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27 Cards in this Set

  • Front
  • Back
The economic approach to human behavior
Fundamental assumption: people are rational decision-makers
People try to maximize their satisfaction, given the canstraints that they face
Activities have both benefits and costs
The economic approach based on marginal reasoning
What causes crime?
Sociologist: Bad families, bad peer influence
Psychologist: some people are born criminals
Ethical philipsopher: decrease in morality
Economist: crime is an incentive problem
Government expenditures
Govt purchses of good and services
Govt transfer payments
Cash assistance (social sercity, unemployment)
In-kind Assistance (Public housing)
The Development of the American Welfare State
1) The Income Tax-1913
2) Worker's Compensation Laws-1920's
3)New Deal Legisiation-1930s
Social Security (1935)
Unemployment Insurance (1935)
National Labor Relations Act
Fair Labor Standards Act- minimum wage law and over time pay
Increased Regulation of the economy by the federal govt
Welfare Programs
Public Housing-1937
4)Federal Disability Insurance-1954
5) Lyndon Johnson's Great Society Program
Medicare and Medicaid
Food stamp Program
Federal Government Taxes
Federal Income tax-progressive
Payroll tax (FICA)- 7.65%
Private ownership
Makets coordinate economic activity
Socialist Centrally Planned Economy
Govt. ownership
Govt. planns the economy
Captalist Welfare
Govt ownership of key industries
Expanded govt regulation of the economy
Exponded govt spending on programs to provide economic security and to lessen poverty
Urbanization During Industrial Revolution
From about 3,000 b.c. to 1800 AD, urbanization limited by 3 factors:
1) Low productivity in agriculture
2) High Transport Costs
3) Small economics of centerlized production
Urbanization is the spatical manifestation of the industrial revolution
Demographic transition
1) Before industrialization, high birth rates and high death rates, so stable population
2) As indsutrialization proceeds, birth rates remain high but death rates fall sharply.
Strong economic forces lead to the geographic concentration of the population
Rule-to-urban migration is caused by two basic economic factors:
1) Push factor: falling farm prices and incomes, causes farm supply to out pace demand for farm products then prices fall
2) Pull factor: rising urban wages relative to farm wages
Why do cities Emerge?
Cities emerge when centralized production becomes more efficient than production by self sufficient households spread out across the land.
Cost of good to a consumer =cost of production at some centeral location + transport costs
Because of steam boats and railroads prices of transport fell
U.S. Cities Population
New York= 18 million
Chicago= 8 million
L.A.= 14 million
French Settlements
-Founded trade centers along major waterways.
-Along Great Lakes-Detroit
-Down Mississippi- New Orlends, St. Louis
Dutch Settlements
-Established a trading center in 1625 called new Amsterdam.
-New York City
British Settlements
-Establised cities along the atlantic coast.
-Boston (1630)
-Newport, Rhode Island (1639)
-New York (1664)
- Best Natural harbor in N. America
Influence of transport costs on location
-First major cities in N. America were seaports
-Steamboats-able to go back up a river and cities developed along rivers
-Erie Canal (1825)- opened up great lakes to transport goods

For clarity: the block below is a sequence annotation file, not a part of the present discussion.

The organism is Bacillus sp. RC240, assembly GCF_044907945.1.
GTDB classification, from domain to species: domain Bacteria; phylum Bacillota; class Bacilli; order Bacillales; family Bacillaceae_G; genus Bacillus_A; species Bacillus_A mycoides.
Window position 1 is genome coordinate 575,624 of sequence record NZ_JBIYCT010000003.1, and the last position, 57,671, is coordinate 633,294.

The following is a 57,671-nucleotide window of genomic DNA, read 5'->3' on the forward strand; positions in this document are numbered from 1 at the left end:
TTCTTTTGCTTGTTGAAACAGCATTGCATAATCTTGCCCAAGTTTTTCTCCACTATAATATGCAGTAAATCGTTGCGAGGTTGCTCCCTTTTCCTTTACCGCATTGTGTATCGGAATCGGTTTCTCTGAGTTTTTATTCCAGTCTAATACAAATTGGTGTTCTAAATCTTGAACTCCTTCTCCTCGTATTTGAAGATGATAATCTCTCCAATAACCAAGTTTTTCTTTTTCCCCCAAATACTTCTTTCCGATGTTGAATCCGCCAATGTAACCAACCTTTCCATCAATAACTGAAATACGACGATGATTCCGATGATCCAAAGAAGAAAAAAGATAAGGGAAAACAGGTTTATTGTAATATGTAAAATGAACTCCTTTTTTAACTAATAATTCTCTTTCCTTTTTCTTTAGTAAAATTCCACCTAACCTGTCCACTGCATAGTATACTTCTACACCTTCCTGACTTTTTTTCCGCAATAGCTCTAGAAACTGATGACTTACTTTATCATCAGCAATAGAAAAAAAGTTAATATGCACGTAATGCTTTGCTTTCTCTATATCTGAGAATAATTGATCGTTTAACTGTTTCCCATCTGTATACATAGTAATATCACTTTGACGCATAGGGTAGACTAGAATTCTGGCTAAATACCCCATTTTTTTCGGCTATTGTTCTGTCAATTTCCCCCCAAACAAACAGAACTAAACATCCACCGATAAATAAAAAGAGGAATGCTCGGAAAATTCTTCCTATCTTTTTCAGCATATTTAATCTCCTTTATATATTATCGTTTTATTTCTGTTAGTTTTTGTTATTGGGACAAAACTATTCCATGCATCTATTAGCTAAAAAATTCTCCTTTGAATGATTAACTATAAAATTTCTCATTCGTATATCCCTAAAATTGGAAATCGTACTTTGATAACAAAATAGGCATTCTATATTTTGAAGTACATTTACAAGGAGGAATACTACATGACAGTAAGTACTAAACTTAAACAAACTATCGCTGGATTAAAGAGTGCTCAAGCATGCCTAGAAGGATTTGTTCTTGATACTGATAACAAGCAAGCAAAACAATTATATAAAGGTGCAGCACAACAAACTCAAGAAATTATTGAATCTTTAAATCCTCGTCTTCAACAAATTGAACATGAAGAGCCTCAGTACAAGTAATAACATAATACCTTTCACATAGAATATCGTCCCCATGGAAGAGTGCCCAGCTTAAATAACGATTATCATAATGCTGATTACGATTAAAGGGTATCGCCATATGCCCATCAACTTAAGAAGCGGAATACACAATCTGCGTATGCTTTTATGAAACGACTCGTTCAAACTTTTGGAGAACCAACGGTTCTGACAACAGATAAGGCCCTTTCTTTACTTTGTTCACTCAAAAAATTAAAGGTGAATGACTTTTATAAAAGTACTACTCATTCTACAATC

-Railroads- connected all parts of the country
-Chicago became the dominant city in the midwest
Transport costs depend upon
-Availability of transport technology.
-Various Production technologies
e.g. steel requires coal
-Transport cost of coal equals transport cost of a ton of coal
-Number of tons of coal needed to produce a ton of steel
U.S. city land growth around 1885
-Until about 1860 radius of city was 3 miles or less
-Workers had to live close to work and had to walk
-Cities were very dense
1) After 1860, horse-drawn street car (trolley)
2) Electric street car
-1st electric street car in Cleveland (1884)
-By 1890, 20% of U.S.
-Trolley lines were electrified
-By 1900 30,000 miles
-Dramtic fall in the population density of a city
-4 cities with subways
Until 1850s American Cities
1) Very compact and Dense
2) Mixture of land uses
3) Two to 4 story structures
4) Buildings had shops and work places on first floor, people lived above
5)Streets were very congested
Decentralizing Forces
-The Street Car
-Economic Growth and rise in household income
1) Single-family housing
2) Cars
Stages of U.S. Urban spatial expansion: the link to urban transportant modes
-Walking city (1820-1850)
-The electric street car era (1885-1920)
-Era of the internal combustion engine (after 1920)
-Use of trucks within cities (1920-1945)
-Explosive Growth of autos within cities (1945 to present)
Communications Technologies
-The telephone
-Fax, e-mail, the internet
-The building of urban freeways
Demographic forces behind metropolitan Growth
-The baby boom
-Increasing immigration
-Increasing ruial-urban migration
1) Decline in farm employment
2) Black migration to northern cities
-Until the late 1940s central area of cities dominated their respective metropolitan region
The Suburbanization of Income
1) Poor people attracted to central city locations
2) Middle and upper income households attracted to suburbs
-New suburban housing
-Fleeing central city problems
-Middle and upper income groups demand good public services
-Fleeing high central city taxes
-Suburban zoning
Race and Residence 1910-1970
Since 1950, the older cities of Northeast and North Central Regions of the U.S. have come to have a large black population
Regional Trends 1970-present
-Population movement to the south and west-the "sunbelt"
Reasons for shift
-Lower wages
-Lower taxes and less regulation of business
-Lower housing costs due to climate, lower construction wages, and less land use regulations